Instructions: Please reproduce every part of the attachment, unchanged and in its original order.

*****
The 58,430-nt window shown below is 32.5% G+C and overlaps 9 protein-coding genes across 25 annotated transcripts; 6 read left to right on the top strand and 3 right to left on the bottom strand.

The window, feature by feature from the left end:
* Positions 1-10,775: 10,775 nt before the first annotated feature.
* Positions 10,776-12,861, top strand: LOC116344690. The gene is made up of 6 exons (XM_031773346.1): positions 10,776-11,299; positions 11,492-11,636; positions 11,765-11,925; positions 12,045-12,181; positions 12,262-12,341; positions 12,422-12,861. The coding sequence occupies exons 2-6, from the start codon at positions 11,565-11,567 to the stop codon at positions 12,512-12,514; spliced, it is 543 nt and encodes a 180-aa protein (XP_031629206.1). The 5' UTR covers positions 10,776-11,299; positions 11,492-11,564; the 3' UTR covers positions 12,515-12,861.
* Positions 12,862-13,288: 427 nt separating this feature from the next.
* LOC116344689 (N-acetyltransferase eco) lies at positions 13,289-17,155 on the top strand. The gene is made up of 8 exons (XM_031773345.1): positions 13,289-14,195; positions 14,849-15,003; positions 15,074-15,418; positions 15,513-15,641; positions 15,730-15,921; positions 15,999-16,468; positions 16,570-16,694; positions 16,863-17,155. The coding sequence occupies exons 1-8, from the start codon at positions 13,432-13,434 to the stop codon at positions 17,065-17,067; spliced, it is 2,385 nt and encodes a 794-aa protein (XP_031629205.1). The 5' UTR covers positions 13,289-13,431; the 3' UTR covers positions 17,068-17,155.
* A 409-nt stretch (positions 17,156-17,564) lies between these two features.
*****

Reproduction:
The 58,430-nt window shown below is 32.5% G+C and overlaps 9 protein-coding genes across 25 annotated transcripts; 6 read left to right on the top strand and 3 right to left on the bottom strand.

The window, feature by feature from the left end:
* Positions 1-10,775: 10,775 nt before the first annotated feature.
* Positions 10,776-12,861, top strand: LOC116344690. The gene is made up of 6 exons (XM_031773346.1): positions 10,776-11,299; positions 11,492-11,636; positions 11,765-11,925; positions 12,045-12,181; positions 12,262-12,341; positions 12,422-12,861. The coding sequence occupies exons 2-6, from the start codon at positions 11,565-11,567 to the stop codon at positions 12,512-12,514; spliced, it is 543 nt and encodes a 180-aa protein (XP_031629206.1). The 5' UTR covers positions 10,776-11,299; positions 11,492-11,564; the 3' UTR covers positions 12,515-12,861.
* Positions 12,862-13,288: 427 nt separating this feature from the next.
* LOC116344689 (N-acetyltransferase eco) lies at positions 13,289-17,155 on the top strand. The gene is made up of 8 exons (XM_031773345.1): positions 13,289-14,195; positions 14,849-15,003; positions 15,074-15,418; positions 15,513-15,641; positions 15,730-15,921; positions 15,999-16,468; positions 16,570-16,694; positions 16,863-17,155. The coding sequence occupies exons 1-8, from the start codon at positions 13,432-13,434 to the stop codon at positions 17,065-17,067; spliced, it is 2,385 nt and encodes a 794-aa protein (XP_031629205.1). The 5' UTR covers positions 13,289-13,431; the 3' UTR covers positions 17,068-17,155.
* A 409-nt stretch (positions 17,156-17,564) lies between these two features.